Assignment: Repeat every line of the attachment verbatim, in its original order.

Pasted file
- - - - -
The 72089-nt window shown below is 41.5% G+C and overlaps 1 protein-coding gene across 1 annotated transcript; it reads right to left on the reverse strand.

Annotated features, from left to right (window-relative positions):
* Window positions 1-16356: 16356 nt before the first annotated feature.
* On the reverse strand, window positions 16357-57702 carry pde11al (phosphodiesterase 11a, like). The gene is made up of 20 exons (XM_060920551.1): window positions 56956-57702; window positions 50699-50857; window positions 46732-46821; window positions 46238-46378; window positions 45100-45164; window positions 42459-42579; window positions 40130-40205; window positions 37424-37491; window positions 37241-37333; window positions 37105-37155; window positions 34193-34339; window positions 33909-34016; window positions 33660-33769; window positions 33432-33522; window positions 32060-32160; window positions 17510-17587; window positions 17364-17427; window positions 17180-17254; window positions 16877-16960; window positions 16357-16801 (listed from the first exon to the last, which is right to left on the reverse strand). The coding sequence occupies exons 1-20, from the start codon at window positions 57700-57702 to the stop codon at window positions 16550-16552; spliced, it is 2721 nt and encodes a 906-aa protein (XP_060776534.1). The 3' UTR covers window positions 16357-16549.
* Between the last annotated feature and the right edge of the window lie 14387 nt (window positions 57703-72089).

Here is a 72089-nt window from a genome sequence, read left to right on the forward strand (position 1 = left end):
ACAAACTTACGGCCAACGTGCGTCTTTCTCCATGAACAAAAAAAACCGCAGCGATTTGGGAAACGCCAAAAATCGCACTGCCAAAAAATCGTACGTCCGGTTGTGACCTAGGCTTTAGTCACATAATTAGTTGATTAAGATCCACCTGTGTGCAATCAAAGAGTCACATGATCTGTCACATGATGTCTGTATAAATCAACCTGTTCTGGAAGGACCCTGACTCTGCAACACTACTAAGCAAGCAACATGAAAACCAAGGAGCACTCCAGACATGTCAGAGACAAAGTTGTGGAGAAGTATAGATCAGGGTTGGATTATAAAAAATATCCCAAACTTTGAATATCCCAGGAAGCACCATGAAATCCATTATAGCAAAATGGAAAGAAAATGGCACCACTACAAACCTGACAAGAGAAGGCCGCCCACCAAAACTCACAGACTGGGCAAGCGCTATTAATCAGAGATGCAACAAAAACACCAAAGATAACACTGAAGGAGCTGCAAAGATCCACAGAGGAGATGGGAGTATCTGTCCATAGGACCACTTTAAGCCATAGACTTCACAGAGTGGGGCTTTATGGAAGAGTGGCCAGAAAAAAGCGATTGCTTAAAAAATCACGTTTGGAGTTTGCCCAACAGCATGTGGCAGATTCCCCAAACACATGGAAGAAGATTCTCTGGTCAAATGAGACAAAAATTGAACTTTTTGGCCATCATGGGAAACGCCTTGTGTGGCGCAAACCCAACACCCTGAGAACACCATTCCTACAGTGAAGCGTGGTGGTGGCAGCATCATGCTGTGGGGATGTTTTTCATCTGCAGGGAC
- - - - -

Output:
The 72089-nt window shown below is 41.5% G+C and overlaps 1 protein-coding gene across 1 annotated transcript; it reads right to left on the reverse strand.

Annotated features, from left to right (window-relative positions):
* Window positions 1-16356: 16356 nt before the first annotated feature.
* On the reverse strand, window positions 16357-57702 carry pde11al (phosphodiesterase 11a, like). The gene is made up of 20 exons (XM_060920551.1): window positions 56956-57702; window positions 50699-50857; window positions 46732-46821; window positions 46238-46378; window positions 45100-45164; window positions 42459-42579; window positions 40130-40205; window positions 37424-37491; window positions 37241-37333; window positions 37105-37155; window positions 34193-34339; window positions 33909-34016; window positions 33660-33769; window positions 33432-33522; window positions 32060-32160; window positions 17510-17587; window positions 17364-17427; window positions 17180-17254; window positions 16877-16960; window positions 16357-16801 (listed from the first exon to the last, which is right to left on the reverse strand). The coding sequence occupies exons 1-20, from the start codon at window positions 57700-57702 to the stop codon at window positions 16550-16552; spliced, it is 2721 nt and encodes a 906-aa protein (XP_060776534.1). The 3' UTR covers window positions 16357-16549.
* Between the last annotated feature and the right edge of the window lie 14387 nt (window positions 57703-72089).

Here is a 72089-nt window from a genome sequence, read left to right on the forward strand (position 1 = left end):
ACAAACTTACGGCCAACGTGCGTCTTTCTCCATGAACAAAAAAAACCGCAGCGATTTGGGAAACGCCAAAAATCGCACTGCCAAAAAATCGTACGTCCGGTTGTGACCTAGGCTTTAGTCACATAATTAGTTGATTAAGATCCACCTGTGTGCAATCAAAGAGTCACATGATCTGTCACATGATGTCTGTATAAATCAACCTGTTCTGGAAGGACCCTGACTCTGCAACACTACTAAGCAAGCAACATGAAAACCAAGGAGCACTCCAGACATGTCAGAGACAAAGTTGTGGAGAAGTATAGATCAGGGTTGGATTATAAAAAATATCCCAAACTTTGAATATCCCAGGAAGCACCATGAAATCCATTATAGCAAAATGGAAAGAAAATGGCACCACTACAAACCTGACAAGAGAAGGCCGCCCACCAAAACTCACAGACTGGGCAAGCGCTATTAATCAGAGATGCAACAAAAACACCAAAGATAACACTGAAGGAGCTGCAAAGATCCACAGAGGAGATGGGAGTATCTGTCCATAGGACCACTTTAAGCCATAGACTTCACAGAGTGGGGCTTTATGGAAGAGTGGCCAGAAAAAAGCGATTGCTTAAAAAATCACGTTTGGAGTTTGCCCAACAGCATGTGGCAGATTCCCCAAACACATGGAAGAAGATTCTCTGGTCAAATGAGACAAAAATTGAACTTTTTGGCCATCATGGGAAACGCCTTGTGTGGCGCAAACCCAACACCCTGAGAACACCATTCCTACAGTGAAGCGTGGTGGTGGCAGCATCATGCTGTGGGGATGTTTTTCATCTGCAGGGAC